The Weinstein Company's Dimension Films did not pre-screen this movie for most of the major newspaper and broadcast TV critics. Besides a few bloggers, this is an exclusive, movie review- one you won't find anywhere else, certainly not in any other professional outlet.
SUPERHERO MOVIE comes from a long line of films that love to spoof other films, specifically films of a certain genre. The line started in the 1980s with Airplane and the Police Squad series. The same producers, Jim Abraham and David Zucker, pool their talents, and their favorite Mr. Magoo-like numbskull, Leslie Nielsen, even does a throwback.
Over the past half-decade, the Hollywood industry has seen resurgence and in fact, dominance of movies about comic book superheroes. That resurgence started in 2002 when the film Spider-Man grossed over $400 million in the domestic box office, making it the seventh largest moneymaker in Hollywood history.
Even though there have been a few films to lampoon the superhero genre, it makes sense that the Zucker brothers would target Spider-Man (2002) in their bull's eye of laughter.
This is a warning to any parents thinking about bringing their children to this feature just because it highlights Nickelodeon star Drake Bell from the kid's TV show "Drake & Josh." The movie does boast a lot of sex jokes and many actors, including the 21-year-old handsome lead, spitting out various curse words, most especially the four-letter "S" word.
But, Drake Bell does possess the sweet-faced, boy-next-door, Wally Cleaver-charm that made Tobey Maguire so loveable as Peter Parker, the aspiring college student-turned-crime fighter after being bitten by a radioactive spider.
Here, however, Bell plays the also alliteratively-named Rick Riker, who on a high school field trip is stung by a genetically engineered dragonfly, and after spilling a substance called H-2-O-9, a supercharged animal pheromone, Rick is humped by every creature in the lab from dog to snail.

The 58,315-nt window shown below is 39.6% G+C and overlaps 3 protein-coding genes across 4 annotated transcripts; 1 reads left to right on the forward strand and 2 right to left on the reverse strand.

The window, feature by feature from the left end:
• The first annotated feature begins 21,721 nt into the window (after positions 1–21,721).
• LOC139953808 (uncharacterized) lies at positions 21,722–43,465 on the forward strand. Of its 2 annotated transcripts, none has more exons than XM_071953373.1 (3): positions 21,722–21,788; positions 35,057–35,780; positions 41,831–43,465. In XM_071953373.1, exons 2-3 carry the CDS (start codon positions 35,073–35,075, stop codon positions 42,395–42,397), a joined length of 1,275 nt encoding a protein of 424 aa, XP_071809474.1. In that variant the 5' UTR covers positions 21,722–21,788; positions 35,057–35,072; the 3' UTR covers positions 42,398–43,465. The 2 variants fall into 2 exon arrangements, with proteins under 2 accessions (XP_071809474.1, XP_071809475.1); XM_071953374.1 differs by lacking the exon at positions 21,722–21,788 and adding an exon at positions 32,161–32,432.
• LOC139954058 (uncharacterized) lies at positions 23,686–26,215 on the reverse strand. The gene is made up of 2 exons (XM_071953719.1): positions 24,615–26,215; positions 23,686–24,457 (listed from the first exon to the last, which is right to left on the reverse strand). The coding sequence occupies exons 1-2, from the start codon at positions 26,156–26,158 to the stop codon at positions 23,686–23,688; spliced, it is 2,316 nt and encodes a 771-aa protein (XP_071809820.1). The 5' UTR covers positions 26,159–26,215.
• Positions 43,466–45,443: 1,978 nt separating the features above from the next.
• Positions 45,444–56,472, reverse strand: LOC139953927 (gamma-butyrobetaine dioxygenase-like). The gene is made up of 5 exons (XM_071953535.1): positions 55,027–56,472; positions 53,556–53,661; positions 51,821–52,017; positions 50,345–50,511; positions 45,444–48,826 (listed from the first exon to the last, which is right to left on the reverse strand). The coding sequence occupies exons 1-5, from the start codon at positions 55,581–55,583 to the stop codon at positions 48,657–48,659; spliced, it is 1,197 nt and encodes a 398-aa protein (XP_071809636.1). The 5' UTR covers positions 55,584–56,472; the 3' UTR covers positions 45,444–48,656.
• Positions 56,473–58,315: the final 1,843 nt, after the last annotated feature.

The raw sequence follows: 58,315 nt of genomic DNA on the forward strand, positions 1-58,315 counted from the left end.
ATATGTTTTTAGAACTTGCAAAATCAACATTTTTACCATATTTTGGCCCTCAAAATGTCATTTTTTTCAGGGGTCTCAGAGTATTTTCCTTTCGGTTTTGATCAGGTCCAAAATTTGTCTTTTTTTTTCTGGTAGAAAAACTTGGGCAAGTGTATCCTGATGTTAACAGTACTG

After surviving the molestation by every single woodland creature, Rick returns home to find his elderly aunt and uncle commenting on all the gross picadillos that come with being an old person. In a way, that sounds to them as sexy. Trust me. It's funny in a very sick way.
From this point, Rick Riker's transformation into the Dragonfly pretty much mirrors that of Peter Parker's metamorphosis to Spider-Man. At times, it feels like a shot-by-shot remake, only with the wrong color. Instead of Spidey's traditional red, the Dragonfly's costume beams a dark green.
What the producers of this film fail to realize is that Spider-Man (2002) was actually the wrong choice as the basis of their spoof. Spider-Man, as you watched it, made fun of itself. Sam Raimi, the director of that comic book hit, saw the inherent comedy and already exploited it.
Yet, Raimi exploited the film in a classier way. When Craig Mazin, the director here, attempt to pull the same jokes but only in a raunchier way, it comes across as lame copycats.
There are some genuine sight gags and puns that will illicit giggles, but for this brief film's run, the theater will mainly be silent. I think people will realize that there's only so far you can stretch a fart joke, or that of Stephen Hawking receiving multiple, accidental physical assaults.
The majority of the contemporary jabs at Britney Spears or Barry Bonds fall flat. Even though the movie they're spoofing runs nearly two hours, they don't have enough material here before it all starts to go stale. The filmmakers incorporate the mythologies of other Marvel comic books like "Fantastic Four" and "The X-Men."
All of it feels like filler. Brief cameos from Pamela Anderson and Tracey Morgan are too weird and ultimately unsatisfying diversions. Christopher MacDonald's supporting role as the arch-villain named Hourglass is the only worthy of applause. His performance elevates the material, while Marion Ross, the mom from the Happy Days TV series, is lovely but wasted in this film.
I will say in light of recent events, a scene in which the Dalai Lama is stripped naked and a bunch of Buddhist monks get into fisticuffs brought a perverse smile to my face.
But, all the MySpace, YouTube, and Facebook references were just too annoying and felt like the film was trying too hard to be hip, even more so than Juno or Superbad.
Two Stars out of Five
Rated PG-13 for crude, sexual content and language
Running Time: 1 hr. and 25 mins.